“You don’t want a relationship with me? This is what you get!” Tao Rukun screamed at hisclassmate before he set her face on fire.
The 17-year-old Hefei student Tao had been pursuing a romantic interest in Zhou Yan, hisclassmate, for two years, and was furious when she refused his advances in September 2011.
The girl’s life remained in jeopardy for seven days after the horrific attack.
The incident was cited as an example of “violence against women” by the United NationsPopulation Fund (UNFPA) in China at a recent forum organized by the Internet portal Sohu.com.
“When we talk about gender-based violence, 90 percent of the cases are violence against women,” says Feng Yuan from the Anti-domestic Violence Network in Beijing.
UNFPA in China supported the country’s first research into violence against women that takes gender into account.
“Though most of the 2,000 participants surveyed agree on gender equality, data shows unequal power relations between men and women are deep set in gender norms and common in society,” says UNFPA in China consultant Wen Hua.
Among 1,017 male respondents, 73 percent believe that men should be tough, and 52 percent say they would use violence to defend their honor. Also, 72 percent of male respondents believe that men have the power of decision on major issues within a relationship.
“Men are expected to be strong, capable of controlling everything. That’s what we know as masculinity,” says Fang Gang, head of the Institute of Sexuality and Gender Studies at Beijing Forestry University. “But this is the characteristic that mostly causes violence in relationships.”
Fang gave the case of Dong Shanshan, a 26-year-old Beijing woman who was beaten to death by her husband in October 2009, one year after they got married.
“Before she died, Dong said in an interview that she married the man because she admired his masculinity, and he seemed to be capable of controlling everything,” Fang says. “But that was exactly what caused her domestic sufferings.”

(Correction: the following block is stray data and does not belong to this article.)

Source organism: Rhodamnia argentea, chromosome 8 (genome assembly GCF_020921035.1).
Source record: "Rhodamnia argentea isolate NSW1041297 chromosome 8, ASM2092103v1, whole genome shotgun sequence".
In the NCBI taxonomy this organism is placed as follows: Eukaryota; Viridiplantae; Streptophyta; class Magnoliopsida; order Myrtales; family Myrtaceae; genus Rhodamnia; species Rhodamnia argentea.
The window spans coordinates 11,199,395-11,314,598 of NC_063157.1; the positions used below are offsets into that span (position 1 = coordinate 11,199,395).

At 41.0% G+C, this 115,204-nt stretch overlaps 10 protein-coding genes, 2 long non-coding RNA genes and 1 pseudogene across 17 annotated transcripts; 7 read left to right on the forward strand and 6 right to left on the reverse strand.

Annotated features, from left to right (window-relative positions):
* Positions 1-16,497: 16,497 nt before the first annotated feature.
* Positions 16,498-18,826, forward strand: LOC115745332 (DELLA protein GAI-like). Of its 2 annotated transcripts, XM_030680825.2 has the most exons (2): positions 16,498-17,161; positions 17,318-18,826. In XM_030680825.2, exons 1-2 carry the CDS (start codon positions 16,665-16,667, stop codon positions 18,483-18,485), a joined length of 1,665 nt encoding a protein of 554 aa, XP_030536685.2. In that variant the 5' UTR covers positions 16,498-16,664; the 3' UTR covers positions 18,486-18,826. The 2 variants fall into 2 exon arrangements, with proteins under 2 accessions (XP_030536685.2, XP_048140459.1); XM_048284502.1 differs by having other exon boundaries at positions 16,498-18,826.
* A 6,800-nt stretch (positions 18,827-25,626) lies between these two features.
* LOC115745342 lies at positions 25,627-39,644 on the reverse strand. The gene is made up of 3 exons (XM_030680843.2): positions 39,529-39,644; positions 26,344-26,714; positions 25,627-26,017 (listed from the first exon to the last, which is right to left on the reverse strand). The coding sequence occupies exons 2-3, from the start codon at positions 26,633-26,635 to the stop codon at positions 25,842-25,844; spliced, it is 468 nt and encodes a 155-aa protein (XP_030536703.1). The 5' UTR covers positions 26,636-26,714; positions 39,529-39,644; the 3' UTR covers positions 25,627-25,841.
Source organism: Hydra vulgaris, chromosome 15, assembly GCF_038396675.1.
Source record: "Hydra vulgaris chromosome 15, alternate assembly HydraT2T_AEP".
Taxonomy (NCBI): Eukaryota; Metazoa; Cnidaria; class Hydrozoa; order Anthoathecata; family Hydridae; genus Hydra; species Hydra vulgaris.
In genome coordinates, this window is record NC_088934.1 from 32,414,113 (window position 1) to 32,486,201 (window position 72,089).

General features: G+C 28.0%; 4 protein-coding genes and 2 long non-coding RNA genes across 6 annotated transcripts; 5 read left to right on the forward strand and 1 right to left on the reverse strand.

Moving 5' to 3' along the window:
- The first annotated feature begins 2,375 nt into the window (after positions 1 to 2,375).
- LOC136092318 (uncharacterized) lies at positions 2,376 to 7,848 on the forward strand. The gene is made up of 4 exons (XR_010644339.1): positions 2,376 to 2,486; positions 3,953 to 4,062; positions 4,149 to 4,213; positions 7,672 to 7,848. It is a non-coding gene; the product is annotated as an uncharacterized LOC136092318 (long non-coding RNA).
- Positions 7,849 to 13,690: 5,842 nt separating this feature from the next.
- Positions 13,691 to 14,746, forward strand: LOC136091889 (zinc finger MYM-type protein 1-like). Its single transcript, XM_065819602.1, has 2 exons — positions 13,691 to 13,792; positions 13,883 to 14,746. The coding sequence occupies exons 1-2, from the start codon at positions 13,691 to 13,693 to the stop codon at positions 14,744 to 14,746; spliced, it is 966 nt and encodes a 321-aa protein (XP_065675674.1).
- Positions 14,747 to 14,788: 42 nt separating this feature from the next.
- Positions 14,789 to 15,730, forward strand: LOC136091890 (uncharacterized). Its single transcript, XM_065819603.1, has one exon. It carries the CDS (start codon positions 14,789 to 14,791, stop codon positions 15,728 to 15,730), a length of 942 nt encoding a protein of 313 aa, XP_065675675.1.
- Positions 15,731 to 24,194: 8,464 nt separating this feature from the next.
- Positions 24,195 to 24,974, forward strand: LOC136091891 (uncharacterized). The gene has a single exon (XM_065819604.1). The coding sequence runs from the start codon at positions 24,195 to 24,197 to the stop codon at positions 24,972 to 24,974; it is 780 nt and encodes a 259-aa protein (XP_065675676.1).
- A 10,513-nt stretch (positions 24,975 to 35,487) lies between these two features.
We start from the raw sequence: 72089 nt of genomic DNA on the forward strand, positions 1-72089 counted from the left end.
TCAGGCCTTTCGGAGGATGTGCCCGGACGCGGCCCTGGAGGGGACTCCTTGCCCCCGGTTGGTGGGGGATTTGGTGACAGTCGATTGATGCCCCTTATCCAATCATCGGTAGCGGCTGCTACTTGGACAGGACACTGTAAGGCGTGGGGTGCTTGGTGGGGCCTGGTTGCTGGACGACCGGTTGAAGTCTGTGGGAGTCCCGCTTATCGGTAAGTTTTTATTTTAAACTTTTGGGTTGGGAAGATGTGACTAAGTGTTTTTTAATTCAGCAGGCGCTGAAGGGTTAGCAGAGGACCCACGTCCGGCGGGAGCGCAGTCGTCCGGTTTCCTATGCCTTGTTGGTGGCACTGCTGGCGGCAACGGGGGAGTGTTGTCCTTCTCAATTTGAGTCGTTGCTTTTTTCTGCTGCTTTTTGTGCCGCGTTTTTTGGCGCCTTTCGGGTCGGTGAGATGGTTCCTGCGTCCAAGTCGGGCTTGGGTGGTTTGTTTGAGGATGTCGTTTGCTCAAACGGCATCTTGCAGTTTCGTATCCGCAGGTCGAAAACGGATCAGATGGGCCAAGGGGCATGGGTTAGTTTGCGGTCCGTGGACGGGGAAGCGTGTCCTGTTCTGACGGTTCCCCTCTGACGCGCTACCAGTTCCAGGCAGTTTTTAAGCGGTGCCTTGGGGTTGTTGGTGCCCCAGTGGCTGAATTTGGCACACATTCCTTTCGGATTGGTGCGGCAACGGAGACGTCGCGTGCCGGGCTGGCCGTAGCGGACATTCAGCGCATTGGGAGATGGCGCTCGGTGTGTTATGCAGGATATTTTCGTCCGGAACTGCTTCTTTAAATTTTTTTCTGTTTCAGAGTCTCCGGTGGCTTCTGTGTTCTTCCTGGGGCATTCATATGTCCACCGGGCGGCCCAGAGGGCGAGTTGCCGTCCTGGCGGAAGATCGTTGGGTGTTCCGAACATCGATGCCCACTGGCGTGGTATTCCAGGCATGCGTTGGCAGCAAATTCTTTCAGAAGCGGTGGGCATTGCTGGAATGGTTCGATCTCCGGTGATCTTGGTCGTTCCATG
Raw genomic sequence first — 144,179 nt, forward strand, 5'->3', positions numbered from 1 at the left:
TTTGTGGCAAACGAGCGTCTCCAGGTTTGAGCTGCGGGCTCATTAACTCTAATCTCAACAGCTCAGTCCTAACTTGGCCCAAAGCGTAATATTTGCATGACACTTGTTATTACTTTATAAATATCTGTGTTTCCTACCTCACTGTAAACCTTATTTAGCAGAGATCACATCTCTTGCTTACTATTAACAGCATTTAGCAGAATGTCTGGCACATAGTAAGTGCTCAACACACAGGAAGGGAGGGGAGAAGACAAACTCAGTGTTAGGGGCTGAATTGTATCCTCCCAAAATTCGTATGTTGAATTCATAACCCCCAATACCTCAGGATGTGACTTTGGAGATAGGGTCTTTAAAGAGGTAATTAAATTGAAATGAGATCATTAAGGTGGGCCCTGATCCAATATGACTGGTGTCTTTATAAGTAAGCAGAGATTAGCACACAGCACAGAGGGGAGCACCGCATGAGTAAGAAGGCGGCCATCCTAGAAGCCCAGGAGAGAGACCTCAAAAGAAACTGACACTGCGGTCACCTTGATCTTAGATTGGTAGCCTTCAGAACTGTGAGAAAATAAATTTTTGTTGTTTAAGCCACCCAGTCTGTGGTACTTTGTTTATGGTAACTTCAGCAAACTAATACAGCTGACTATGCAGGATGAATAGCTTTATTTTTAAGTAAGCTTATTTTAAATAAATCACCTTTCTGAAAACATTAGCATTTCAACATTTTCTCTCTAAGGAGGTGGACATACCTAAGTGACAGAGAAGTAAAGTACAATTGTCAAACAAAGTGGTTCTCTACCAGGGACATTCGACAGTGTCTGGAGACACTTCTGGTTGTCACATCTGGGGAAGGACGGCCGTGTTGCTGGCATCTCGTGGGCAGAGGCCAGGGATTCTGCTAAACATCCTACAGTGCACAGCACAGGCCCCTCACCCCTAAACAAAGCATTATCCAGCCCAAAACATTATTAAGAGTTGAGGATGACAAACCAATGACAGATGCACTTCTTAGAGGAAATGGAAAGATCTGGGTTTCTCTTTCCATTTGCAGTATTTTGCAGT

In eliminating such violence against women and girls, UNFPA in China says action needs to be taken that involves changing men’s and women’s understanding of traditional gender roles.This includes primary and middle school education programs, community interventions and parental guidance on raising boys and girls as equals in the family.
But, there is still so much to do.
A survey by Anti-domestic Violence Network of China Law Society in 2009 found 15.9 percent of female victims kept silent about their sufferings. About 30 percent sought help through related civil organizations, and the rest turned to families and friends for help.
In the Hefei accident, meanwhile, the public started to show less sympathy for the girl, when photos of the two teenagers acting intimately were posted online.
“People think girls are no longer 100 percent innocent if they were once in a relationship,” says Feng Yuan. “This is a traditional concept but also a dangerous one. Girls could be reluctant to talk about their sufferings because they feel uncomfortable mentioning relationship issues.”
Feng adds there is no legislation specifically related to domestic violence in China, and the number of organizations helping such victims is fewer than 10.